More Favorite Music of 2011: Day 5
Exotic, edgy DeVotchka, a musical jewel of Denver, plus South Africa's Vusi Mahlasela, spokesman for liberation: Music that stands on its own regardless of any lofty message.... Part of our final 2011 picks.
Edgy gypsy punk describes the pulsating art of Denver-based band DeVotchka whose name means “girl” in Russian. They seem ripe for scoring the next Bond movie but don't call them slick. Oscar-nominated for their 2006 soundtrack to Little Miss Sunshine, DeVotchka accompanies their ninth CD, 100 Lovers, with numerous sepia photos taken likely at Great Sand Dunes National Park, though the aural experience points to the Middle East. Much of this music feels as rough and bleak as the landscape pictured, albeit mutli-layered with strings, percussion, and occasionally children’s choir, but also saxes, and the accordion-like bandoneon, a staple of South American tango ensembles.
This world-music offers a feast of fascinating musical textures darting around. Their complex song, “Contrabanda,” starts with hesitant bursts of trumpet like truck horns then the music swirls and pleads: “The troops are deserting / The backwater burning… Are you with me / Or against me.” If you asked to hear the range of KUNC’s music, DeVotchka fits on the fringe, balancing out our gentle guitar ballads. Bravo. (I’d say “One Hundred Other Lovers” is one of their least edgy creations, and to quirky animation here.)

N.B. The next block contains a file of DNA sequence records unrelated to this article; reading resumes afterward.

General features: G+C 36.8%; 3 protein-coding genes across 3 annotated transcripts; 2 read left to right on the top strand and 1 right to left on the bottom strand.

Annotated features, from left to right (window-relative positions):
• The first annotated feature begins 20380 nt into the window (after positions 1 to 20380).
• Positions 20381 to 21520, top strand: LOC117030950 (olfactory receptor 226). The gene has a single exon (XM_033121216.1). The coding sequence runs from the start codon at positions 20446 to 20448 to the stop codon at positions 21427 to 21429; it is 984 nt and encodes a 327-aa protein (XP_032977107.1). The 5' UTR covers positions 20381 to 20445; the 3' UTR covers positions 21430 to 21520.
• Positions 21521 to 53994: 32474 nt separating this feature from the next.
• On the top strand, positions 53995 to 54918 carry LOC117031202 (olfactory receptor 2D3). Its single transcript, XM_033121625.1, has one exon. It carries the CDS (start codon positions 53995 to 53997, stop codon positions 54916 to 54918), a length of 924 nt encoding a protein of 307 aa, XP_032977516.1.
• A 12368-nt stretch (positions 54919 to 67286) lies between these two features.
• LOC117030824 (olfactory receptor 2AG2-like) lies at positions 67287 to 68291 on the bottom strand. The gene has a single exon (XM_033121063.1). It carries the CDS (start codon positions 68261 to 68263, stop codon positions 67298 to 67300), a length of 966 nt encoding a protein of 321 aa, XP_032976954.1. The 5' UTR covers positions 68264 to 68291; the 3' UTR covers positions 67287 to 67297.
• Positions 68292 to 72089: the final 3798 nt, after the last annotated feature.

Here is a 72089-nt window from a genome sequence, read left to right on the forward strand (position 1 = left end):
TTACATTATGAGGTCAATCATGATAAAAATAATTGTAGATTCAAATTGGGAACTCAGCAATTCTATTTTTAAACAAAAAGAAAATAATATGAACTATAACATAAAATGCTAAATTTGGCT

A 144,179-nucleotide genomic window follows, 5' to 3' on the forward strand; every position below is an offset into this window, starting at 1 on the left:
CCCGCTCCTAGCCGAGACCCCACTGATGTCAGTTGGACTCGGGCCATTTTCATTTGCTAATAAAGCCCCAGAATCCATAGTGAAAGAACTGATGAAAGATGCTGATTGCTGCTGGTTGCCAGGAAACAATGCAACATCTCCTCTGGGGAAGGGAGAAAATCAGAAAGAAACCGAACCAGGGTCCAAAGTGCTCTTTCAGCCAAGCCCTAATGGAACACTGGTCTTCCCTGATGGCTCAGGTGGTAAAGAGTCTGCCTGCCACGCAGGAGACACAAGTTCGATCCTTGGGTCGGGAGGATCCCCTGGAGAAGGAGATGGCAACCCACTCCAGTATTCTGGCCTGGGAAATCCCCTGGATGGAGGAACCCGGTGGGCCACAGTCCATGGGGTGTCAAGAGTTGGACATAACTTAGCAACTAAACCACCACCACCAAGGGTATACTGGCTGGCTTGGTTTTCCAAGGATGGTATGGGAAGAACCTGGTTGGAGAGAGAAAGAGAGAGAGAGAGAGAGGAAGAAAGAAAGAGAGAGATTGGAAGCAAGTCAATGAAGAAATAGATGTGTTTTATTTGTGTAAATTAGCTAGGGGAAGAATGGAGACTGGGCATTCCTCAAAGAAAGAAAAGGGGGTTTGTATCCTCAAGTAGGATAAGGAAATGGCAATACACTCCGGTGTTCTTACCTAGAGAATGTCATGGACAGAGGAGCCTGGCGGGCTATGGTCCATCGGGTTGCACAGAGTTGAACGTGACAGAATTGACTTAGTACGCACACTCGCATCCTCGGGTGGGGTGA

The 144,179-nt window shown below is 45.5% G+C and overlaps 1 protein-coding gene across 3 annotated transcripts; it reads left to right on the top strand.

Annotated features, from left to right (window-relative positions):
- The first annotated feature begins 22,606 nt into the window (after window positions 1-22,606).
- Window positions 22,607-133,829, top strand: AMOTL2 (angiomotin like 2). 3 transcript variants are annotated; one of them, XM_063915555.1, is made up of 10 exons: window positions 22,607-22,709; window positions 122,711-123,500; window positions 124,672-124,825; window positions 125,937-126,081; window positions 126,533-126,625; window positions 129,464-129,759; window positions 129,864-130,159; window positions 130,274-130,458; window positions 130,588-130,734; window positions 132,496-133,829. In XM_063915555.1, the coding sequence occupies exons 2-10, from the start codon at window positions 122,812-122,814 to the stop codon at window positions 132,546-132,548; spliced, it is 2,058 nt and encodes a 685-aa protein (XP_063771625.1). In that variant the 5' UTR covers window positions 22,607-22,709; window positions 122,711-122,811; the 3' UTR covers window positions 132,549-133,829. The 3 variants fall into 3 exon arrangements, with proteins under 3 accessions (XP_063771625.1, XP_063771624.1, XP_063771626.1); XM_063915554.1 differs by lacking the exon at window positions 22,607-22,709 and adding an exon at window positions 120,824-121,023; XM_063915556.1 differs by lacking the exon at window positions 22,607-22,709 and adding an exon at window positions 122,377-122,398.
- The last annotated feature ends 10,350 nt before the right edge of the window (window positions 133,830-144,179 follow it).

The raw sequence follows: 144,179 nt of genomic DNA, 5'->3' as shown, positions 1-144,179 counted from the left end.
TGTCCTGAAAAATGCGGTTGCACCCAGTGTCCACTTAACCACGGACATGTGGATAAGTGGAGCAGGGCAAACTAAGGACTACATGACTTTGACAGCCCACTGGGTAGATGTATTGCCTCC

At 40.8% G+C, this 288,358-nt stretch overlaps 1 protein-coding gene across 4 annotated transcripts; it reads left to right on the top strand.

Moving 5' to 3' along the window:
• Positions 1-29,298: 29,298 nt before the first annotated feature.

Singer-songwriter Vusi Mahlasela, “Mr. African Folk,” played at the 2010 World Cup opening, has collaborated with Dave Matthews and Josh Groban, and stirred a recent TED conference with his message of struggle and freedom. This is one inspiring fellow. Taj Mahal and Angelique Kidjo joined him in recording his seventh album, "Say Africa," full of flowing guitar-centered pieces. Although lacking here exotic indigenous instruments you might expect, Mahlasela nonetheless proclaims, "I may be walking in the streets of a city called London but the dust on my boots and the rhythm of my feet and my heartbeat Say Africa." The song "Ntate Mandela" features a community choir, a hymn to Nelson Mandela in sound and images here.
A "Mahlasela" footnote: Yesterday, The World Cafe's David Dye aired his lengthy, fine interview with Adele. She confessed not knowing many Nashville artists, that's not something widespread on British radio, she said (understandably). So Adele was bowled over upon hearing a compilation of them. Her experience is a reminder to seek out the music of other lands for an enriching experience.
A full music list will be posted tomorrow (along with a recap of Wendy's list). Or you can review the picks made on Monday, Tuesday, Wednesday or Thursday. What were your favorite picks of 2011? Let us know in the comments box below. -PJ